Portland Apartments Sector Primed for More Expansion in 2019 – CoStar


 Declining Vacancy with Increased Rents, Supply and Investment Activity Characterize Portland’s Multifamily Market

It’s clear from almost every metric that the Portland multifamily sector’s performance in 2018 outstripped that of the prior year in virtually every respect: rent growth increased, sales volume was up more than 30 percent and the number of new units added to the market during the year is way, way up.

Here is a quick look at the major performance measures for the past year.

Supply
The Portland apartment market added about 5,700 new market-rate units in 2018, a 20 percent increase over 2017 when about 4,800 units delivered. The significant increase in Portland’s multifamily supply in 2018 bucked the national trend which saw an average of a 20 percent decrease in the number of new apartment completions.

In all, developers completed 79 new apartment projects in Portland during 2018. Of these communities, 22 had more than 100 units. Modera Pearl was the largest with 290 units. Southeast Portland attracted the greatest concentration of newly built apartments in 2018, with 1,025 new units added during the year, followed by Downtown Portland with 977 units.

The average asking monthly rent for the new deliveries is $1,714 per unit, 31 percent higher than the Portland area’s average rent of $1,305 per unit. Three new communities, Dianne, The Windward, and 21 Astor, set a new rent benchmark for Portland with eye-popping average rents greater than $2,500.

Vacancy 
What makes the Portland multifamily market’s performance in 2018 even more compelling is that vacancy actually contracted in 2018, despite the ongoing wave of new supply. Underscoring the tremendous demand from renters, the market set a new record for absorption, with about 6,600 units rented in 2018.

That, in turn, pushed the vacancy rate down to 5.5 percent in 2018 – a contraction of 0.6 percent from the prior year. New residents helped drive the record absorption in 2018, even as Portland’s net migration fell for the third consecutive year.

Rent Growth
At the end of 2018, the typical market-rate Portland apartment rented for $1,305 per unit, a healthy 2.6 percent increase from the prior year.

Rent gains were strongest in the mid-quality 3-Star rated apartments, at 3.2 percent. The higher quality and more expensive 4- and 5-Star luxury apartments also posted strong growth, but at a lower rate of 2 percent. In 2018, only one neighborhood in Portland saw average rents go down: North Portland, which saw rents shrink by 1.3 percent.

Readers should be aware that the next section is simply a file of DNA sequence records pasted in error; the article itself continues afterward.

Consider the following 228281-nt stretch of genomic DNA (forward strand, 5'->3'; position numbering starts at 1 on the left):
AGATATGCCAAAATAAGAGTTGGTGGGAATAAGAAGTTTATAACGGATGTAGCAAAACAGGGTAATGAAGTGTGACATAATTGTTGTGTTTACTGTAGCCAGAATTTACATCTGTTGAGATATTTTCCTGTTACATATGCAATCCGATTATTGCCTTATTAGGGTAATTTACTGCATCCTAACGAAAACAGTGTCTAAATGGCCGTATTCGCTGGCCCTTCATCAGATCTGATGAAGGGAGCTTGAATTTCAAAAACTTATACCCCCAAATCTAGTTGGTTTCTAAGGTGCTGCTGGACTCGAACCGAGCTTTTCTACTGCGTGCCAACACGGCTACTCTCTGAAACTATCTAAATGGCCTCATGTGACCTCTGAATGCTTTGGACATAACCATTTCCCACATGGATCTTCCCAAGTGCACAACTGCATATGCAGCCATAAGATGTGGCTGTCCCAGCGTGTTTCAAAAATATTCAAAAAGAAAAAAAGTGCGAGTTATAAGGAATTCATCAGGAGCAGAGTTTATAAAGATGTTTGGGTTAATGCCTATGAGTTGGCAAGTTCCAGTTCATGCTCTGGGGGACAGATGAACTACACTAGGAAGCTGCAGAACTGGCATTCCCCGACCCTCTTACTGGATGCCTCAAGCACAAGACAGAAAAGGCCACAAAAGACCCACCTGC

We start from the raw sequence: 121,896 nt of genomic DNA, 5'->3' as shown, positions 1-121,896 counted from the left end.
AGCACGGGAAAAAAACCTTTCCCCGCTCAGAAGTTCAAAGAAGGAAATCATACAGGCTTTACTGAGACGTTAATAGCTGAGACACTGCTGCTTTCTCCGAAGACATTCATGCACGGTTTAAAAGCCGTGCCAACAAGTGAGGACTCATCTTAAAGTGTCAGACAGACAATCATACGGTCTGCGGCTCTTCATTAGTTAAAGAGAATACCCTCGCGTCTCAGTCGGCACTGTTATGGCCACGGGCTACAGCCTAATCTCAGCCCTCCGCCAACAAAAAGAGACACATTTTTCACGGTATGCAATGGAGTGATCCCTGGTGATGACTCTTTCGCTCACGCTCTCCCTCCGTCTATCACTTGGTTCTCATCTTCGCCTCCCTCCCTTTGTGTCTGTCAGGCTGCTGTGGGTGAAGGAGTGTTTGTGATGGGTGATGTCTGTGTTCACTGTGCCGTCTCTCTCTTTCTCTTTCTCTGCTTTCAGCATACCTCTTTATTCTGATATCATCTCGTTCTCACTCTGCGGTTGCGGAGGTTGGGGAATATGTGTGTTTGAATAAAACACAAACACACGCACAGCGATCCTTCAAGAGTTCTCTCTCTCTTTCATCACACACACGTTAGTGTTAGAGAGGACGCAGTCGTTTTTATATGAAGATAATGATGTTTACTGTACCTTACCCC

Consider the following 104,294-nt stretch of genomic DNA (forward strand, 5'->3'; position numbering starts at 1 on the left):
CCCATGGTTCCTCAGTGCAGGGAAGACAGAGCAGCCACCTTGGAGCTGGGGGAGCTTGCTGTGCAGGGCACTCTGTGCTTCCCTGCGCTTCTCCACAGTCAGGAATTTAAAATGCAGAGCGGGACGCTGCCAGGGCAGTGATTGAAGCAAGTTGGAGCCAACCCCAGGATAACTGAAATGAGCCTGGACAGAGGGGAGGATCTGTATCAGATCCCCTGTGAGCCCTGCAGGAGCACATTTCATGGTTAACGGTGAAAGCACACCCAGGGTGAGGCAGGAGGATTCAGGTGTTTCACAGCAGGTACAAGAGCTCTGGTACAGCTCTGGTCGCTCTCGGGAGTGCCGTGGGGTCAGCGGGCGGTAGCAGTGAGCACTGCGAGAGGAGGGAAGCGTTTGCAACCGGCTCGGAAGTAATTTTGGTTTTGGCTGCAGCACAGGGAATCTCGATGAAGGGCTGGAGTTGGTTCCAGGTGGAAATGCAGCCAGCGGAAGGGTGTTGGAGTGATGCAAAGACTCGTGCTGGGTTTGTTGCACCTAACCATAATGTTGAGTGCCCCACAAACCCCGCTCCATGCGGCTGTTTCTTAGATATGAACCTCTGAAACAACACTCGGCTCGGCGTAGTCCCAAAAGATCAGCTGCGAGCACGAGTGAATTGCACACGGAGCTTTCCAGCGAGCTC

Investment
In 2018, Portland multifamily investment sales volume reached $2.1 billion, an astounding 31 percent increase from the prior year.

And with the July trade of the 273-unit Indigo @ Twelve West for $206 million at $682,000 per unit, 2018 also set a record as Portland’s most expensive post-recession multifamily sale – and likely the market’s biggest ever. Greystar acquired the community located in downtown Portland’s West End neighborhood, between the pedestrian-friendly Pearl District and the central business district from Gerding Edlen.

Helping to drive up prices was an influx of out-of-state investors who discovered’ the attributes of the Portland apartment market in 2018. None of the 10 investment firms that acquired the most multifamily property in Portland last year were based within Oregon.

Looking Forward
Perhaps the the biggest news of 2018 occurred on December 13th when the Metro Council voted to expand the Urban Growth Boundary by about 2,200 acres, marking the 36th expansion since the Urban Growth Boundary was established in 1979.

While the biggest near-term impact will likely be on single family residential development in King City, Beaverton, Hillsboro and Wilsonville, the boundary expansion will ultimately affect all real estate sectors.

Meanwhile, news is trickling out of Oregon’s state capitol regarding high-level discussions on limiting annual rent increases. Locally, the Portland City Council is expected to entertain regulation aimed at nudging tenant rental applications toward a first-come, first-serve model, restricting landlord ability to select tenants with an array of criteria. This proposal may also reduce the maximum amount allowable for tenant security deposits.

However, none of these potential regulations will alter the fact that Portland’s multifamily market has an additional 10,512 market-rate units under construction at the close of 2018, a level of supply that will test the strength of demand for apartments that was demonstrated in 2018.

And, in just the first two weeks of 2019, another 244 units have broken ground.

Article written by:

EMILY ANDERER | CoStar

February 01, 2019